I Was Just a Radioman by Pamela Ackerson
Their hearts were strong, and their courage endless.
Pearl Harbor survivor, Black Cat radioman, and decorated WW 2 veteran. ARM H. P. Lawrence, tells the true story of the fight against the Japanese in this compilation of his memoirs.
One of only a handful of non-Native American code-talkers, H. P. Lawrence became a member of an elite fighting force, the Black Cats. Flying in their nocturnal missions, the Cats claws were sharp and their aim deadly.
From devastation to victory, the story of these brave men−the deadly, mysterious, and illusive Black Cats is a journey into the past where nightmares came true and hatred reigned. A time in history we should never, ever forget.
The day which will live in infamy…was just the beginning.
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Targeted Age Group:: 16+
Heat/Violence Level: Heat Level 1 – G Rated Clean Read
What Inspired You to Write Your Book?
I love history so when Mr Lawrence asked me to help him write and compile his memoirs I was thrilled. There's an incredible amount of interesting information compiled in this book. Who knew there were non-native American code-talkers? I didn't until I started writing, and researching. He didn't want fluff. He wanted a straight forward account of what these brave men did. Everything is backed up and documented.
December 7th started like any other Sunday in the service for me. Since it was my day off, I slept in, which means I didn’t have breakfast. I was planning on going to a later mass at the Chapel and just wanted to enjoy a lazy day, eat a quick lunch afterwards, and shoot the bull with the guys.
I remember being slightly aggravated because there was so much noise and I was being rudely awakened from a wonderfully sound sleep.
Everything seemed muffled at first and then the next thing that I heard was a loud noise. I practically fell out of bed, and jumped up to see what was going on. As I ran toward the window, someone said that we were being attacked by the Japs.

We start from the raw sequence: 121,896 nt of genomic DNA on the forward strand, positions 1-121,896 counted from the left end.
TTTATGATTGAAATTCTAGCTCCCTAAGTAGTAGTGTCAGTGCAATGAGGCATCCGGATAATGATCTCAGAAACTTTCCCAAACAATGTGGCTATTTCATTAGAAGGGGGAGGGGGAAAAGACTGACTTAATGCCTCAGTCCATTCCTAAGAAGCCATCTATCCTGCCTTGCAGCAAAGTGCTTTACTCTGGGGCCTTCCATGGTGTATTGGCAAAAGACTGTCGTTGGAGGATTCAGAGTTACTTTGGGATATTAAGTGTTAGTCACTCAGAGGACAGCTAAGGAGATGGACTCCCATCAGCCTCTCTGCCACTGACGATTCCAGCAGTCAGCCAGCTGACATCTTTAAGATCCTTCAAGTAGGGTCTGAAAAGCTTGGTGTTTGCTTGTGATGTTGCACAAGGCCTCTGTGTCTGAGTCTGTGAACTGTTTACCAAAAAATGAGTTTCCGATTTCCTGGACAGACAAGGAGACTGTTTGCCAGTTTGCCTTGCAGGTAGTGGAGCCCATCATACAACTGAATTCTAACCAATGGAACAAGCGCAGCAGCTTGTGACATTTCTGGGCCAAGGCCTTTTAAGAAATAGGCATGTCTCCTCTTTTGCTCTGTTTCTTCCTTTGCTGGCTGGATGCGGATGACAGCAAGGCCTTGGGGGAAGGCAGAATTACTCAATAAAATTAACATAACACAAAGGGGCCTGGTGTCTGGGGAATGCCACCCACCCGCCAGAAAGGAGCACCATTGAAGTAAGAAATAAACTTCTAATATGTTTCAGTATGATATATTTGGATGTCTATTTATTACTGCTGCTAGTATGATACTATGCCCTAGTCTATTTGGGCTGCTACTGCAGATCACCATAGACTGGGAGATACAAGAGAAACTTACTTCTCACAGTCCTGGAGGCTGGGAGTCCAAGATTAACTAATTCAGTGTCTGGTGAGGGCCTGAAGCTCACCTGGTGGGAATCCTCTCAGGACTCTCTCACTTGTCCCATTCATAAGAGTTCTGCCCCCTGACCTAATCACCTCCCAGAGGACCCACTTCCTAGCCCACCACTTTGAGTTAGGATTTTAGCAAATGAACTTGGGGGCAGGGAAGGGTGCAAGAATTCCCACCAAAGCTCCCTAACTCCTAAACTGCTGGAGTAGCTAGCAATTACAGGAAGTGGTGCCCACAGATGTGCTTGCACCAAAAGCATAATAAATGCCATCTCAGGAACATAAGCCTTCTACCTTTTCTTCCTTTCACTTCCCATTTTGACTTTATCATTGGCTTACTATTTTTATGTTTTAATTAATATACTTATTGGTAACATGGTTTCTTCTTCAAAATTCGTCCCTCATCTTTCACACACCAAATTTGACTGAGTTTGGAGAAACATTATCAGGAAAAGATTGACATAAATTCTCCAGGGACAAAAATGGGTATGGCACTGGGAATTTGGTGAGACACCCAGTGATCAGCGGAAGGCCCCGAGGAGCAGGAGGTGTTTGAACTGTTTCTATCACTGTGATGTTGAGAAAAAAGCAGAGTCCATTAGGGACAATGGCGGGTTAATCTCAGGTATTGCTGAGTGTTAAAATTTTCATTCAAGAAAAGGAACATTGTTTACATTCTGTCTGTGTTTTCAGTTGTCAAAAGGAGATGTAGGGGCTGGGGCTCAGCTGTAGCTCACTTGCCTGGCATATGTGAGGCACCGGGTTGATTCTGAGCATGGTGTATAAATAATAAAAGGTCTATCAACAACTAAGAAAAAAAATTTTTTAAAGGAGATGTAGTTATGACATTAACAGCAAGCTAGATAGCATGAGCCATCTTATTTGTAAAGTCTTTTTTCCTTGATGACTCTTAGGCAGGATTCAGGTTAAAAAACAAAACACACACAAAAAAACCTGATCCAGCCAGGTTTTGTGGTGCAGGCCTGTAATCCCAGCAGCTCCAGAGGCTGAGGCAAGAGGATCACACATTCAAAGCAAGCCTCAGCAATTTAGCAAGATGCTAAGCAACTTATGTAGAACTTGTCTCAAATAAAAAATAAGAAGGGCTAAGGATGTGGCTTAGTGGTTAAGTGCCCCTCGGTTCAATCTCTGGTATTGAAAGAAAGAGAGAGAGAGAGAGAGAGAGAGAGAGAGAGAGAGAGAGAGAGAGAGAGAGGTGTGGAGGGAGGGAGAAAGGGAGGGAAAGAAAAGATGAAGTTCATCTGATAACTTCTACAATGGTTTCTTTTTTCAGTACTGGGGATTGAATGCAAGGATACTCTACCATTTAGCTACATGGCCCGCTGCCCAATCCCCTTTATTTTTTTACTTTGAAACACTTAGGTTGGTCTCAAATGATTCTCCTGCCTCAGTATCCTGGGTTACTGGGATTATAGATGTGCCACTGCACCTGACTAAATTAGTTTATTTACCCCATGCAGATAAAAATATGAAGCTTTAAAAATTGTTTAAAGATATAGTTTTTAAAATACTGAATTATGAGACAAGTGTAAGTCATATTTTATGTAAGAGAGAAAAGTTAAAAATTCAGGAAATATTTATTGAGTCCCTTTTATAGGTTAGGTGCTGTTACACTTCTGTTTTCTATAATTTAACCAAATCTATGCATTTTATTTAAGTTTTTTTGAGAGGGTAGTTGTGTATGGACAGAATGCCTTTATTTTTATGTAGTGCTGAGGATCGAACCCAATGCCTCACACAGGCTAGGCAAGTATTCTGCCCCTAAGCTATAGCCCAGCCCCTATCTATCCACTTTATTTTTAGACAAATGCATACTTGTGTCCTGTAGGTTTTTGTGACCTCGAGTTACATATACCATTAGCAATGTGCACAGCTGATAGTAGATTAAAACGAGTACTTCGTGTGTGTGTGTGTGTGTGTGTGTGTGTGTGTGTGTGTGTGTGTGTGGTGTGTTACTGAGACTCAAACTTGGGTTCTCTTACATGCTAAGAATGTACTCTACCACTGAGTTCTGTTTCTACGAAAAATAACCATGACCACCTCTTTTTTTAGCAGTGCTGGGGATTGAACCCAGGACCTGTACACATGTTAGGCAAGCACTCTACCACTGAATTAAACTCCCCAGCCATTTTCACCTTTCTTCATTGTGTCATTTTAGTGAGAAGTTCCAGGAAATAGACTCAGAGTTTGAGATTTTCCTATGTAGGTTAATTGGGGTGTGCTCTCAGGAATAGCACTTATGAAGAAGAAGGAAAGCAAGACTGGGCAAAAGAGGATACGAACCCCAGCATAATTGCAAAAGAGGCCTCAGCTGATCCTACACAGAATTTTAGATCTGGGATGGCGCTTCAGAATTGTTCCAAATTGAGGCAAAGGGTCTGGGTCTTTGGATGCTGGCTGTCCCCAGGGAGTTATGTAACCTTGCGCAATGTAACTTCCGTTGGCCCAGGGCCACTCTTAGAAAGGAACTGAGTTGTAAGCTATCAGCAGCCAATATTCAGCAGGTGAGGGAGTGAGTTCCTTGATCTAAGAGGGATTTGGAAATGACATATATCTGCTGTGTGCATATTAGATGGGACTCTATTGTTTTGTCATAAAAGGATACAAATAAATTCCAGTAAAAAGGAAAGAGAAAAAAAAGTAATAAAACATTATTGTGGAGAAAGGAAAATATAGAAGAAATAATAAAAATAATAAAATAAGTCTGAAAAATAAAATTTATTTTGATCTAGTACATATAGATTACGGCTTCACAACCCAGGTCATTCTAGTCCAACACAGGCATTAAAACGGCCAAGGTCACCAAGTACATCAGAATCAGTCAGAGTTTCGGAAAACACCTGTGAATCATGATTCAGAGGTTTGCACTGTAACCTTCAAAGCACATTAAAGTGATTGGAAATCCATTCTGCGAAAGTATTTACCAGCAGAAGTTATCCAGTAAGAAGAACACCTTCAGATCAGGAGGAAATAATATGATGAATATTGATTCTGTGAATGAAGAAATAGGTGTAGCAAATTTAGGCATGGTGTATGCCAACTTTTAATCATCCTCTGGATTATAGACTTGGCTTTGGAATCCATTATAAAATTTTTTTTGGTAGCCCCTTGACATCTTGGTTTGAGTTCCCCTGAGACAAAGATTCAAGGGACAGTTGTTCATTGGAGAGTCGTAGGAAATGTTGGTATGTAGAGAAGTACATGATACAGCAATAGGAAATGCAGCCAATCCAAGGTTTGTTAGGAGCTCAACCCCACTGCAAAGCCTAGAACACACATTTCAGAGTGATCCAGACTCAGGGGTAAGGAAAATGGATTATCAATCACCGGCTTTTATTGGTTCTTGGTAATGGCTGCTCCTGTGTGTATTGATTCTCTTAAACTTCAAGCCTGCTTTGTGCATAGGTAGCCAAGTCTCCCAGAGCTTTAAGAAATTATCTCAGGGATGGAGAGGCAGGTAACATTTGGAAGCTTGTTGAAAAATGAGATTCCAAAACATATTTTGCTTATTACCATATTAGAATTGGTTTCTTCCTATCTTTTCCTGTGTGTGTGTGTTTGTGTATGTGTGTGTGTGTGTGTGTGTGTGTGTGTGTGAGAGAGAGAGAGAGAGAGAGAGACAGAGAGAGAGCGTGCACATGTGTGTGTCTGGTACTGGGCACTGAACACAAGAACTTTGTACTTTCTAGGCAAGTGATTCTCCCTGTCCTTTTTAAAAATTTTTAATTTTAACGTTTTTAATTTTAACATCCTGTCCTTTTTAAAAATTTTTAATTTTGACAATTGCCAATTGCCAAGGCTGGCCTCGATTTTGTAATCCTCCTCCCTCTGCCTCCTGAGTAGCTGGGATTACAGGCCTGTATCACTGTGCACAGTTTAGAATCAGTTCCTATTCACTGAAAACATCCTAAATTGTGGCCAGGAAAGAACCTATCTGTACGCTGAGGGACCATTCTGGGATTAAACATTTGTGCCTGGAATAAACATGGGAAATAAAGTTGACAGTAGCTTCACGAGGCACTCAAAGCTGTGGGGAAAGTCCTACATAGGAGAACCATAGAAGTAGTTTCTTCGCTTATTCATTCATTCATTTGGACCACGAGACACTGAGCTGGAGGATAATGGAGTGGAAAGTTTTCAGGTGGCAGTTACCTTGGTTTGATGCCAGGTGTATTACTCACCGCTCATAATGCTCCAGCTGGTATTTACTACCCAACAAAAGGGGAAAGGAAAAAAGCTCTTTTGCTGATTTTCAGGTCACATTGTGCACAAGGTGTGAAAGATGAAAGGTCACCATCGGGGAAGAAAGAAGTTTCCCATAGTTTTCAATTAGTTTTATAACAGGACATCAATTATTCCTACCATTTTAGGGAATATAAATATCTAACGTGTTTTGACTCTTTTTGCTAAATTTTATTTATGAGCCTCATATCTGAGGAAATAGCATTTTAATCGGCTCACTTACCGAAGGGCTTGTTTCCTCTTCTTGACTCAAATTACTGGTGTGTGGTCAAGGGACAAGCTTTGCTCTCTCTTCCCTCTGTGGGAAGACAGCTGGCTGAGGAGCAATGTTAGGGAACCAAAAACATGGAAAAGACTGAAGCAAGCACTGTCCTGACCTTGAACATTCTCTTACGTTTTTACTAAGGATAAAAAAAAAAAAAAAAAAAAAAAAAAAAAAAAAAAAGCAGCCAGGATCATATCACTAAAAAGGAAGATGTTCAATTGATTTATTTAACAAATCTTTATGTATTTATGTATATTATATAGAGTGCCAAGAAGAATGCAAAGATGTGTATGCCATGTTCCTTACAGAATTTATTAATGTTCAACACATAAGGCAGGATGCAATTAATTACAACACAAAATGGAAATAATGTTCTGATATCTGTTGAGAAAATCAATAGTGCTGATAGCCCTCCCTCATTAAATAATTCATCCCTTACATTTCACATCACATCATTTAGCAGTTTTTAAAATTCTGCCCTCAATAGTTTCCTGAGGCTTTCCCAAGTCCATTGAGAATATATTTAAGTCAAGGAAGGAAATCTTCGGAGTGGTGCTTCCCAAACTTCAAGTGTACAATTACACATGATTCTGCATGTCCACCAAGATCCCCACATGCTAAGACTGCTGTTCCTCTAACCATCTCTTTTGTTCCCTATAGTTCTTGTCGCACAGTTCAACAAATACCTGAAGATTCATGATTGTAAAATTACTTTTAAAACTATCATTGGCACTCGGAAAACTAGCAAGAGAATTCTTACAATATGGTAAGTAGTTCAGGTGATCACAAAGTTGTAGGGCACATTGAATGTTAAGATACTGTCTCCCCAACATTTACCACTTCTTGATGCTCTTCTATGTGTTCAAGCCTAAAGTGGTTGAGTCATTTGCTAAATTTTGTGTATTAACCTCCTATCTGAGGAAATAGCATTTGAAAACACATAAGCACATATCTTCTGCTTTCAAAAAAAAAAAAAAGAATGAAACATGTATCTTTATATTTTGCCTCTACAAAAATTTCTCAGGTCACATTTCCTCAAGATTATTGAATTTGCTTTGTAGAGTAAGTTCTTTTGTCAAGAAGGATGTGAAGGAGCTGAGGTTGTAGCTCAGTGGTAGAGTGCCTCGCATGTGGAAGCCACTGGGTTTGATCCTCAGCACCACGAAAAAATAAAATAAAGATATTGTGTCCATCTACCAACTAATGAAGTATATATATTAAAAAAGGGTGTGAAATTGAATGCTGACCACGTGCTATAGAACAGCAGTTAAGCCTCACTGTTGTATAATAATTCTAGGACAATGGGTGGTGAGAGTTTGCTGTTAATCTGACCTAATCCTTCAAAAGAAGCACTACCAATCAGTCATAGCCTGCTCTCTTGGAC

You have to understand, all of this took seconds, split seconds that seemed to be in slow motion—watching a train wreck that couldn’t be stopped. Every second was engraved in my eyes and brain as each movement was pulling me forward.
I ran to the balcony in my shorts where I had an excellent view of the harbor. The unmistakable sound of multiple airplane bombers coming at us thundered in my ears.
Looking up, I could see large formations of aircraft going to other targets. As I turned my head to look over the harbor, the Jap torpedo planes and dive bombers had a nice clean run at the Battleships.
With each drop of their torpedoes and bombs, I could feel the percussion of the explosions as they annihilated everything on Battleship row.
Some of the men on the ships were firing back, but it was a losing battle. Without any opposition, the Japs had everything going their way.
It was damned sad.
The clear air over the harbor was encompassed with smoke, and the clean water was turning black with oil.
Those of us in the barracks knew we had to get down to the squadron and report in. I don’t remember when I grabbed my clothes, or how I managed to dress while I was watching the destruction unfold before my eyes.
As I slipped in my shoes, a bright flash blinded me. Looking over toward Battleship Row, flames were licking the oil in the harbor.
Just about that time there was another large explosion and I could see the Arizona was on fire. The black smoke from her went straight up into the sky. The Battleships tied up at Ford Island were starting to settle to the bottom.
Our squadron was about a half mile from the barracks. On our way down the road leading to our squadron, we’d ducked for cover a few times. After the Japs dropped their bombs they started strafing.
Someone would yell and we’d hit the dirt. You could see them coming with their guns firing, but we all reported in without anyone getting hit.
The dry docks across the harbor from our barracks were in flames. I hadn’t known it then, but the USS Downes was one of the ships that was hit. (The Downes was in dry dock at the time Pearl was bombed.)
Our squadron and all the planes that we had parked two days ago were destroyed. The hanger we shared with VP21 had a couple of large gaping holes.
Since we were still under attack, the strafing aircraft kept us moving as quickly as possible. We had to get the burning planes away from the ones that weren’t on fire.
All of a sudden it was dead silent. There was an eerie stillness, a numbness after hearing all the explosions. All I could see around the harbor was burning ships. There were a lot of small whale boats and fishing boats picking up men from the oil blackened water.
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